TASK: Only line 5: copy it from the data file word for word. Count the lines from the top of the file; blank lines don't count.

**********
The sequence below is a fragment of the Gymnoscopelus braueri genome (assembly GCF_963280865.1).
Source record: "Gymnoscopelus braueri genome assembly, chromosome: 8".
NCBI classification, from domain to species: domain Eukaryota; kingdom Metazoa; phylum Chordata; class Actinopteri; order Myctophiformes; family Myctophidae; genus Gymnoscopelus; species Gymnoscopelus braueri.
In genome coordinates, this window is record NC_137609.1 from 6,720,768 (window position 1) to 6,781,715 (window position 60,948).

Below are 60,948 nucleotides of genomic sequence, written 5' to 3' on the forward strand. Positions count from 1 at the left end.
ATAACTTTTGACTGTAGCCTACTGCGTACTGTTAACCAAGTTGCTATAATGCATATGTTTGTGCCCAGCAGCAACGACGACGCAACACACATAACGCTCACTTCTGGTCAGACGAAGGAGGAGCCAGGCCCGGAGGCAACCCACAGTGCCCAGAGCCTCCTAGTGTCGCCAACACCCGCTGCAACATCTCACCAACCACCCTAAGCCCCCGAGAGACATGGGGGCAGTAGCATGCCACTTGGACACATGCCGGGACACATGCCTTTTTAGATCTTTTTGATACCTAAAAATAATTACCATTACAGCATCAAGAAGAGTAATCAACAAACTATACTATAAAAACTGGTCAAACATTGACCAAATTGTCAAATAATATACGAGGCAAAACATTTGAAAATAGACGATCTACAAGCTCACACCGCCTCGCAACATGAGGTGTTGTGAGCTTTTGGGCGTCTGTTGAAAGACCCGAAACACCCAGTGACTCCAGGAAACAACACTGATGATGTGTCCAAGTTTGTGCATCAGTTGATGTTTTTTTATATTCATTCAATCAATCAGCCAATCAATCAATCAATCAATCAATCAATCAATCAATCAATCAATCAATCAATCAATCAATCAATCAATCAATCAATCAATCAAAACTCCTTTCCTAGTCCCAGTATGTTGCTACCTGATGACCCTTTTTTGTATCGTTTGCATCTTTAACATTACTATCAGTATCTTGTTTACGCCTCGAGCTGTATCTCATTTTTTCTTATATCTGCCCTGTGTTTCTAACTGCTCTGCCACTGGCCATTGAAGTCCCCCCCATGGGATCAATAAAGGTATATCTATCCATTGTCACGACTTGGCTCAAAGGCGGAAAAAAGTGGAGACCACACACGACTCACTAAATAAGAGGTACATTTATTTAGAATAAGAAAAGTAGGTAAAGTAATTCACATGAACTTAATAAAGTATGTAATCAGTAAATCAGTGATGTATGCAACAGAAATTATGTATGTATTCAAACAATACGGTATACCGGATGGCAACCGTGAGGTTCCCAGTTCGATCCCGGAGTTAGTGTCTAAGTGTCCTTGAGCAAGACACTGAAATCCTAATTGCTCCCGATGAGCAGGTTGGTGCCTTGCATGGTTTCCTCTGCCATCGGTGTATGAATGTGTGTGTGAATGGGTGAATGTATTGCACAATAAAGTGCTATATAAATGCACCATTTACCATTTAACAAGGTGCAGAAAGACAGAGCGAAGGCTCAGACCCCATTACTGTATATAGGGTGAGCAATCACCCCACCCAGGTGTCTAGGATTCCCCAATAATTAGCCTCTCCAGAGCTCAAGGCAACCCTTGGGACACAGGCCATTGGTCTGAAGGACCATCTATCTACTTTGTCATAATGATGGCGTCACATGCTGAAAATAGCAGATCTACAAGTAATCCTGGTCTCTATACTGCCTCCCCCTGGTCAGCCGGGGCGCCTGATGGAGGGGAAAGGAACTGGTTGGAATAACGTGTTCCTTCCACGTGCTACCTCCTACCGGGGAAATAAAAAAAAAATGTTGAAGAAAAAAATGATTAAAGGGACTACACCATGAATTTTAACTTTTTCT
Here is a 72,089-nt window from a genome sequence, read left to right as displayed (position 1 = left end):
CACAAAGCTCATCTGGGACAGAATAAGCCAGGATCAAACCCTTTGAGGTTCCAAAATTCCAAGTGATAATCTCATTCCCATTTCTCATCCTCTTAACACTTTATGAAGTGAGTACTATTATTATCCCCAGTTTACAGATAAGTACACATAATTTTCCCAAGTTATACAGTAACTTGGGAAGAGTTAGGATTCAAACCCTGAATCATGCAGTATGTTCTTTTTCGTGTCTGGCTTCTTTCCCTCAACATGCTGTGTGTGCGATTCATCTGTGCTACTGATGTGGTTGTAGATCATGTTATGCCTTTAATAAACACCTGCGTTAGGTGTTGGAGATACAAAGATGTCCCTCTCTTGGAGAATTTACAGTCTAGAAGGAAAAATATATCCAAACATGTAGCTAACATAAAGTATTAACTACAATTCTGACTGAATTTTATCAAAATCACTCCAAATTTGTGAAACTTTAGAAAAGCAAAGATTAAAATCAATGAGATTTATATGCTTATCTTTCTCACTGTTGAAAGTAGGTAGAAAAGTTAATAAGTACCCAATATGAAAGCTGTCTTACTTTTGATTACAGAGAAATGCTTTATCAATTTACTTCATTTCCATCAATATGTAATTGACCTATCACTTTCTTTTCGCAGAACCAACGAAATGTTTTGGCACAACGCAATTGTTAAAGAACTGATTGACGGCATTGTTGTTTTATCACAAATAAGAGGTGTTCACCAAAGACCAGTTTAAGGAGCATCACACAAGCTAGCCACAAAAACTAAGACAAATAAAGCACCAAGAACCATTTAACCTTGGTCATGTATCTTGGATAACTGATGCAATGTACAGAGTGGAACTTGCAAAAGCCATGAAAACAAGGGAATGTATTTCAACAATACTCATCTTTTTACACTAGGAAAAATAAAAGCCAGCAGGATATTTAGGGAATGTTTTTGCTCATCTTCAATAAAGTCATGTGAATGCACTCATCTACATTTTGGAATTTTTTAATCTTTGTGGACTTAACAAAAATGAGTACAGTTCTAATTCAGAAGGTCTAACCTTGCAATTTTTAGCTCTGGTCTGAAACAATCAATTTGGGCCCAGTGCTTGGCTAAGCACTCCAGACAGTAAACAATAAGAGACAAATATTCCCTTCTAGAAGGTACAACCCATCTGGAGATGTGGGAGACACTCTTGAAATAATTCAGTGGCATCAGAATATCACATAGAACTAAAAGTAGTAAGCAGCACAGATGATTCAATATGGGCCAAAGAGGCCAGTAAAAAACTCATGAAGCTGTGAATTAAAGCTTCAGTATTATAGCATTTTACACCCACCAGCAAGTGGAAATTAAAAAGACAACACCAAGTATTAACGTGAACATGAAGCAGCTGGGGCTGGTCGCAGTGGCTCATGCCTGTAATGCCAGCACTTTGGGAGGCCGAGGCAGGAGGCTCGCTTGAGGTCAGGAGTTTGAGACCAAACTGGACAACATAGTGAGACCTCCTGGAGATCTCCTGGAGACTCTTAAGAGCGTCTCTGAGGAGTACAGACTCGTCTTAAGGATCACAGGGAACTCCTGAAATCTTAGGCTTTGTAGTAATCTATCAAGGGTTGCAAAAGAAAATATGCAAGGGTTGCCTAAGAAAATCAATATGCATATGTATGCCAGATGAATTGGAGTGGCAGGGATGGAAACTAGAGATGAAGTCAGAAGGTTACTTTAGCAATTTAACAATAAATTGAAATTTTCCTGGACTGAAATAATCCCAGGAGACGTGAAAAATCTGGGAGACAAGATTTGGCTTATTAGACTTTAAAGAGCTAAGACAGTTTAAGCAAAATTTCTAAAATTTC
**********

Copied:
Below are 60,948 nucleotides of genomic sequence, written 5' to 3' on the forward strand. Positions count from 1 at the left end.